Biospecimens are typically recruited into biobank collections for specific purposes, for example, Parkinson disease research, and the use of these biospecimens and their associated clinical data are defined and agreed upon with the donor at the time of collection. The economic aspect of biobanking must also be noted: the resources required to recruit, annotate, and manage high-quality biospecimens critical to research is considerable.11 To maximize this investment, we need to ensure long-term utility of collected biospecimens. By narrowing our agreement with the donor, we have created the unintended consequence of eliminating opportunities for valuable biospecimens to be used in further biomarker research. Similarly, clinical research is overseen by a myriad of regulations, including the Health Insurance Portability and Accountability Act,12,13 which prevents research investigators from performing retrospective, chart-based research or prospectively evaluating patients by contacting them for follow-up. However, as science and technology outpace our traditional research methods, it will be essential to reexamine and reinterpret previously collected samples to more fully understand human disease and correlations to clinical interventions.

It is time to consider an informed consent model that respects the privacy concerns of donors while asking them to make a contribution to research that is more durable, broader in vision, and efficient in mindset. Encouraging research participants to do so will ultimately lessen the cost of basic research and speed innovation.

Adapting Consent for Progressive Research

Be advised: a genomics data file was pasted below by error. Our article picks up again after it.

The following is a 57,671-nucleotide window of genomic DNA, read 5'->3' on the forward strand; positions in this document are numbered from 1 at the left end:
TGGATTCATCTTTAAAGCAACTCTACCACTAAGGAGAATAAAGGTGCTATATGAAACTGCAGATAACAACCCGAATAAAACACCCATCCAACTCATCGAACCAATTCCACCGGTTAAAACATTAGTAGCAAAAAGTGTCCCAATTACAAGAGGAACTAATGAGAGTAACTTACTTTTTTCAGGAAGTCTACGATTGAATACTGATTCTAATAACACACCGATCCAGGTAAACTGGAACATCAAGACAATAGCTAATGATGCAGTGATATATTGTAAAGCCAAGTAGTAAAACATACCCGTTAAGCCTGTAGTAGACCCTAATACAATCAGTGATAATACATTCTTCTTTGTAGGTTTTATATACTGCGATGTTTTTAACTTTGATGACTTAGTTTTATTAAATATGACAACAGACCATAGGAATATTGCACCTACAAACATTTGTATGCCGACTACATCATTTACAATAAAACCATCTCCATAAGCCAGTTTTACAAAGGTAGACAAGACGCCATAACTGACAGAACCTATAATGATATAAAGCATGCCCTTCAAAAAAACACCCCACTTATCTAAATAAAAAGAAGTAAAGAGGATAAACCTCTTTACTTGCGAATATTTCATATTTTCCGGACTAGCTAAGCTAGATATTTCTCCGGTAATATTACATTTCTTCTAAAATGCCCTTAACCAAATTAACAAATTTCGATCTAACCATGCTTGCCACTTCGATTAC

We are not the first to challenge the classic model of informed consent by exploring alternative models that facilitate recontacting research subjects.14,15,16,17 McGuire and McGuire,14 seeking to maximize data generated in genome-wide association studies, proposed allowing investigators to form the basis of a case group by first identifying the usually small number of individuals in any given genome-wide association study who bear a particular variation and then assembling a large cohort of these individuals from multiple genome-wide association studies. Kohane et al.18 outlined a model to facilitate interaction with research participants over time in what they describe as a collaborative clinical research regime, the “Informed Cohort” (IC).18 The IC is enrolled through an extensive informed consent process; individuals then provide a biospecimen for high-throughput measurements and subsequently use a Web-based personally controlled health record for ongoing participation. Interaction and communication with this IC group is governed by an independent, multidisciplinary team called an IC Oversight Board (ICOB), which determines what clinical information is appropriate for the cohort and the best approach for communicating that information. When a genetic signature is successfully associated with a presymptomatic phenotype, the ICOB alerts the entire participant cohort that an approved clinical implication is available. Participants independently decide whether or not to “tune-in” to the newly available information and whether or not to share the results with their health-care provider. The Kohane model aims to respect regulations and privacy concerns while providing the opportunity to make ongoing health-related disclosures beneficial to the individual in the course of the study. The Kohane model also allows participants to share health information in a de-identified format for downstream research such as association studies.